Eldon and Grady Walker, and Mel Stockton paddling the Wrangell Narrows.
(Photo courtesy of Julie Walker)

Almost 80 people paddled and pedaled around the northern end of Petersburg’s Mitkof Island on Saturday, July 29th. They were participating in the Pedal/Paddle Battle, an annual event to raise money for the Petersburg Medical Center Foundation. The event is nearly a decade old, but some recent changes have dramatically increased fundraising.

Paddlers in kayaks and on paddleboards left Scow Bay in the sun and wind at 10am the morning of July 29th. They were headed six miles away to Sandy Beach Park on the other side of Mitkof Island.

An hour later, bikers clustered at the bottom of Scow Bay’s steep pullout. Julie Walker, the medical center’s community wellness specialist, sent them off with a countdown from five.

That marked the beginning of the pedal portion of the Pedal/Paddle Battle. That tongue twister of a name is new. The event has evolved over its nine year history. Until last year, it was just the Paddle Battle, open only to human powered watercraft, like kayaks and paddle boards. Walker, who organizes the event, said adding bicycles was a way to make things more inclusive. 

“So we added the bikes because more people have bikes, more people are able to ride bikes. They didn’t have to have a kayak which not everybody has.” She said. 

Increasing accessibility has also increased fundraising opportunities. In 2021, coming out of a pandemic-related slump in participation, PMC CEO Phil Hofstetter promised to paddle in a fairy costume if the event raised $1500. They met the goal and Hofstetter did indeed wear the costume  – multicolored wings with a blue skirt and a feather boa. But last year’s fundraising blew that number out of the water, raising more than ten times the amount at nearly $17,000. That’s partly because PMC added an element. Pedalers and paddlers were encouraged to get sponsorships from family and friends, pledging a minimum of $25 for each participant.

Those paddling, pedaling, or sponsoring those paddlers and pedalers are entered into a drawing for prizes that include Alaska Airline tickets, a kayak, and a packable puffer blanket. Each time a sponsor or a participant gives another $25, the amount of times that they are entered into the drawing goes up exponentially. Julie Walker said that detail is important. 

“I mean, I think of the way that the drawing is structured, really incentivizes people to go get sponsors, and we didn’t have that before.” She said.

The Petersburg Medical Center Foundation is a nonprofit that, among other things, raises money to support continuing education at PMC. The funds raised during the Pedal Paddle Battle will go to scholarships for PMC staff who want to further their education, and to graduating high school seniors who plan to study in the medical field. 

The end point for the Pedal/Paddle Battle is Sandy Beach Park. The staggered start times of the paddlers and pedalers are strategic. People started to trickle in by land and by sea at about the same time. Nine-year-old Grady Walker was one of the first kayakers in, paddling a tandem with his dad. He was sweaty and exhausted, and immediately dunked his entire body into the shallow waters of the tide flat. According to his dad, Eldon Walker, neither of them prepared for the paddle. He said “I definitely felt that. Zero kayaking to six miles and trying to be a little bit competitive took its toll pretty fast.”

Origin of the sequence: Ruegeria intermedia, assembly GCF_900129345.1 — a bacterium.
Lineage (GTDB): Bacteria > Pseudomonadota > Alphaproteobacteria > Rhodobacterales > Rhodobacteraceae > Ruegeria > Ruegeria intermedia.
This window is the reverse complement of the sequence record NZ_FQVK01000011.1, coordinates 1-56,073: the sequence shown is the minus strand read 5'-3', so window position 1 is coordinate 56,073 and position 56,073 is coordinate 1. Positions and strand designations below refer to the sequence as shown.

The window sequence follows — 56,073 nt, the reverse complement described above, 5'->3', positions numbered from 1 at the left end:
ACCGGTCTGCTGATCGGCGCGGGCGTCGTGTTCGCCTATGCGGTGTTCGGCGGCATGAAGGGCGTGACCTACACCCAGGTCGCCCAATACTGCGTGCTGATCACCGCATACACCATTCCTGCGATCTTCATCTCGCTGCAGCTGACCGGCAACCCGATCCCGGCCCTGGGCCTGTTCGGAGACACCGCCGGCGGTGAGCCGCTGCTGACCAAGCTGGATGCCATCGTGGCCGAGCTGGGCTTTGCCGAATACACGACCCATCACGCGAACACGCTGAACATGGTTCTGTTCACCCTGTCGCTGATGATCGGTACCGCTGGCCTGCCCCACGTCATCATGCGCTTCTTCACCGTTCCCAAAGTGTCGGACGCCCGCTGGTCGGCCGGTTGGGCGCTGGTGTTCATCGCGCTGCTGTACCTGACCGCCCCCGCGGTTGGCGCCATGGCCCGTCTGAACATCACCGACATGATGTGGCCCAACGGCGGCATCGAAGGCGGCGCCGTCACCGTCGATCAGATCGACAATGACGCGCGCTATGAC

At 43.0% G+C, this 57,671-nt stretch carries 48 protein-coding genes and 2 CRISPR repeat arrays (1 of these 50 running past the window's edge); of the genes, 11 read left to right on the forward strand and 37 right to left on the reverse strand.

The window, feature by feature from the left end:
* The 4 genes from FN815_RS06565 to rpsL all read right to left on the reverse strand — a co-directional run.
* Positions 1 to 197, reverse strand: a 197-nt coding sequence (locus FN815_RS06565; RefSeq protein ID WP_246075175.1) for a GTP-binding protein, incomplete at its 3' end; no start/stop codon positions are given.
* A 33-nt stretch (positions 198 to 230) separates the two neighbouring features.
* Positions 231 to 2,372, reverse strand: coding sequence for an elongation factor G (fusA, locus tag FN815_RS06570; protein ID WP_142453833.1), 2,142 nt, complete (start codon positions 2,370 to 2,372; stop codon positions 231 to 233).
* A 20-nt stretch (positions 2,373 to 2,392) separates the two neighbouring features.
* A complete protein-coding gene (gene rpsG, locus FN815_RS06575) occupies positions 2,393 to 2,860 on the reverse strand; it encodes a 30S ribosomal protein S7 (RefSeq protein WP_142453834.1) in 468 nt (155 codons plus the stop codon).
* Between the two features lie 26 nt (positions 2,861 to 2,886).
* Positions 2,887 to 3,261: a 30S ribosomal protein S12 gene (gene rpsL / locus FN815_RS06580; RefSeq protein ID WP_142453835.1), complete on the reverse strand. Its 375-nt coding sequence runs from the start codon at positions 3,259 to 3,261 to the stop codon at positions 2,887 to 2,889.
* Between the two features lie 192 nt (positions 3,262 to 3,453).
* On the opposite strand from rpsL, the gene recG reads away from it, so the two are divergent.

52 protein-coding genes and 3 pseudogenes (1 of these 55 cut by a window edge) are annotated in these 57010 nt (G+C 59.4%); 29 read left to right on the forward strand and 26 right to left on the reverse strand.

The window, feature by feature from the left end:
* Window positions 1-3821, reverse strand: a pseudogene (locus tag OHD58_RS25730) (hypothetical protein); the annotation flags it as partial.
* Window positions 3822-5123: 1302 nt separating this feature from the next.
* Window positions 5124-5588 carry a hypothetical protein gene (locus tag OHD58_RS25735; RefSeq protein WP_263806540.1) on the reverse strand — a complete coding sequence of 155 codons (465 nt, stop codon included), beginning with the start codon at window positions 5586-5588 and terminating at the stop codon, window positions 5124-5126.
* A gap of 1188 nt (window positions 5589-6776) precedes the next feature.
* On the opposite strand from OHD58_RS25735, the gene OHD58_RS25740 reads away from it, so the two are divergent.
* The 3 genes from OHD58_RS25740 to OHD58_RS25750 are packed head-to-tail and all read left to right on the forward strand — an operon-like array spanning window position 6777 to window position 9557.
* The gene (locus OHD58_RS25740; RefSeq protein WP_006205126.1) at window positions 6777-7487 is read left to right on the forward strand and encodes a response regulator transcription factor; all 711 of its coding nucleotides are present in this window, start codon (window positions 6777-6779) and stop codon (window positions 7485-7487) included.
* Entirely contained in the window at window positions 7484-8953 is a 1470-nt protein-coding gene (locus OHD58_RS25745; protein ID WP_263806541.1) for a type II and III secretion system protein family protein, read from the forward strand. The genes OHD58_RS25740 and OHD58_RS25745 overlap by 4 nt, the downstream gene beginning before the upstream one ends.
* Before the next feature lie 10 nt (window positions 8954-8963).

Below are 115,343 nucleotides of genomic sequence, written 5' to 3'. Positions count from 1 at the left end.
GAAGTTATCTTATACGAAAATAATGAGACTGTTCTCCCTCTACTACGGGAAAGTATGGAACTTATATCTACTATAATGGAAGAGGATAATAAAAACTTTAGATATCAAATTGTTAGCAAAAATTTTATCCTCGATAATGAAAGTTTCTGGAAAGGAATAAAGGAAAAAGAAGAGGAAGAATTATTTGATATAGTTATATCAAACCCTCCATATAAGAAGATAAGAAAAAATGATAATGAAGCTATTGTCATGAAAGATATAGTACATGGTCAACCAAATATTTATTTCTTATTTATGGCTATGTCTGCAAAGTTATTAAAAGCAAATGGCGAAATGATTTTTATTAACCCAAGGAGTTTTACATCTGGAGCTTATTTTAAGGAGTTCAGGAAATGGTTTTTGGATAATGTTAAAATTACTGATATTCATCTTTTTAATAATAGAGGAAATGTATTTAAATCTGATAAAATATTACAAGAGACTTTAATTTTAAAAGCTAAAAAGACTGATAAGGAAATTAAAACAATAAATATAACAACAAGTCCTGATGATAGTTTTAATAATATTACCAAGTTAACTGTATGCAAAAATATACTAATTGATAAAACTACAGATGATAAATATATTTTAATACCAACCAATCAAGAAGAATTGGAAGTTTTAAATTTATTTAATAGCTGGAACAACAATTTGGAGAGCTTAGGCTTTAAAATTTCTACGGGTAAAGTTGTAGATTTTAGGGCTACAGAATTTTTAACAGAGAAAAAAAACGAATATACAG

The event is not a race – another effort to make it as inclusive and inviting to participants as possible. But Grady Walker, who is organizer Julie Walker’s son, disagreed with his mom’s reminder at the starting line. Eldon said “First thing Grady said when Julie yells out from the beach, she said ‘This is not a race!’ and Grady looked at me and said ’Yes it is.’ Everything’s a race when you’re nine years old.” 

As more and more paddlers and pedalers arrived, the atmosphere at the park became festive. The sun was out, and hotdogs and burgers were on the grill. 

Then the prizes were drawn. Afterward, PMC’s Nurse Manager, Jennifer Bryner got her niece, Libby Thain, on the phone to give her some exciting news. “Hey Libby, guess what!?” She said. “You just won a kayak! You won a kayak at the Paddle Battle! You’re gonna have to learn how to paddle!”

Libby is just five years old.

Another kid, eight-year-old Elliot Swanson, chimed in. “Yeah you won a kayak – like, a BIG kayak!”

The two kids are cousins. And it turned out that the winner of the Alaska Airlines tickets, John Swanson, is Elliot’s Grandpa! But Elliot insisted that his family isn’t particularly lucky. He explained “No, we just donated a lot!”

The final numbers for the fundraiser are still not available, but Julie Walker estimated that they raised at least $16,000. It’s below their goal, but still a massive increase from years past.